One quarter of the $195 billion will go to the navy, including initial work on the 12 new submarines, but also on building nine anti-submarine warfare frigates and 12 offshore patrol vessels.

It will also include land-based anti-ship missiles stationed in the country’s north.

A further quarter will be spent on “enablers” such as upgrades to bases, airfields and ports, improvements to information technology and new simulators and training facilities

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Credit card skimming scams overseas: Five tips to avoid getting caught out

Be diligent on who is around you when using your credit card. Photo: iStockDuring a recent visit to Singapore my debit card was skimmed and almost $500 extracted from my account. It’s a common enough occurrence but with a little more diligence on my part it might never have happened.
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I’d made three transactions using my Citibank Visa debit card. The first was at the rooftop bar of the Marina Bay Sands where I paid for cocktails. The barman took my card away and came back a minute later with a keypad asking me to key in my PIN number. The other two transactions were at Singapore Airport next morning, where I used the same card to pay for purchases at a chemist shop and also a coffee bar. I’d normally pay cash for these small buys but I’d just used the last of my Singapore currency to pay for a taxi to the airport.

At one of these three transactions my card details were skimmed. Skimmers are card readers that harvest the data from the card’s magnetic stripe. They can either be incorporated into an existing legitimate card reader or a separate device that a salesperson will use to swipe the card a second time out of sight of the cardholder.

The other vital ingredient is your PIN, obtained by a hidden camera, by inserting a pressure sensitive pad beneath the keypad or by a careful pair of eyes. In my case, I keyed in my PIN while the keypad was resting on the counter, and the cashier could have seen me doing it.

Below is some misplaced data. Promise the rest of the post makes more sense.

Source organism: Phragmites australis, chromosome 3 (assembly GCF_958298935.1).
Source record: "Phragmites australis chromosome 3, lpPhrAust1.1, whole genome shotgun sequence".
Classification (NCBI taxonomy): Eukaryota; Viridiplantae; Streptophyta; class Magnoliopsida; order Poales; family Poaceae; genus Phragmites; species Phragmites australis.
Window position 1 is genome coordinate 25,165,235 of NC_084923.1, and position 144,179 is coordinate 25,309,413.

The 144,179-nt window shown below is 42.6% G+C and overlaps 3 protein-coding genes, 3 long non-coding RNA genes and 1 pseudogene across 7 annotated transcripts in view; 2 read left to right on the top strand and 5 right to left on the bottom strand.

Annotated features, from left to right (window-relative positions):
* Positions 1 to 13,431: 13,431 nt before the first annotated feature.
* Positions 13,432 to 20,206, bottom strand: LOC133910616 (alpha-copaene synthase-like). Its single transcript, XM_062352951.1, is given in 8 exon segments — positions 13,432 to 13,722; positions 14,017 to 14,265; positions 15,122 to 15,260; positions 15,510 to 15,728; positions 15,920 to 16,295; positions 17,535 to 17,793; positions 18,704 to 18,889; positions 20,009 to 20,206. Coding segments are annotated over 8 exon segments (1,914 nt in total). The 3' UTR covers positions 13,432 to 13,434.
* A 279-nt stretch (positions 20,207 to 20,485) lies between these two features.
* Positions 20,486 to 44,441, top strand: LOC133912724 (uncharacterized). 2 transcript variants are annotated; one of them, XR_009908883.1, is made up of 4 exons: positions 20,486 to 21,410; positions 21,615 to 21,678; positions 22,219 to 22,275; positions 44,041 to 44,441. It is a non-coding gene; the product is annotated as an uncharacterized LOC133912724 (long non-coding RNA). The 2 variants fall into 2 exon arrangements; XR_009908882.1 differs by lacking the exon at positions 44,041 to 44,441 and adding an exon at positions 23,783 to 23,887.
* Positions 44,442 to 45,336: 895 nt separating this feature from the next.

Slightly more paranoia-inducing, a fraudster with a FLIR ONE Thermal Imager equipped smartphone can capture the thermal signature that your fingers leave behind on a keypad. All the PIN thief has to do is hover their FLIR ONE equipped smartphone over the keypad on which you’ve just tapped your PIN and bingo – the thermal image reveals which numbers you pressed. Not only are the numbers revealed but the different colours on the image show the order in which they were pressed. The device can be bought for about $400 in Australia, about $100 less on Amazon.

A thief only has to download the information collected from the skimmer and imprint that onto a fake card, key in your PIN and visit an ATM or pay for merchandise and your account says “hello friend” and pops open like a jack-in-the-box.

After Singapore I departed on a cruise and it was only a few weeks later, back in Sydney when a withdrawal was declined that I realised things were not right. I checked my account online and there were four unauthorised withdrawals at the Hotel Ibis Menteng in Jakarta. The first was for $49.44, followed by three more for $148.31 each, all on the same day. At the end of that spree my available funds had shrunk to just $29.08.

I’d become a contributing member of a US$16 billion dollar global industry. That’s the figure for worldwide credit card fraud in 2014, the most recent available figures, and more than BHP’s net profit for the same year.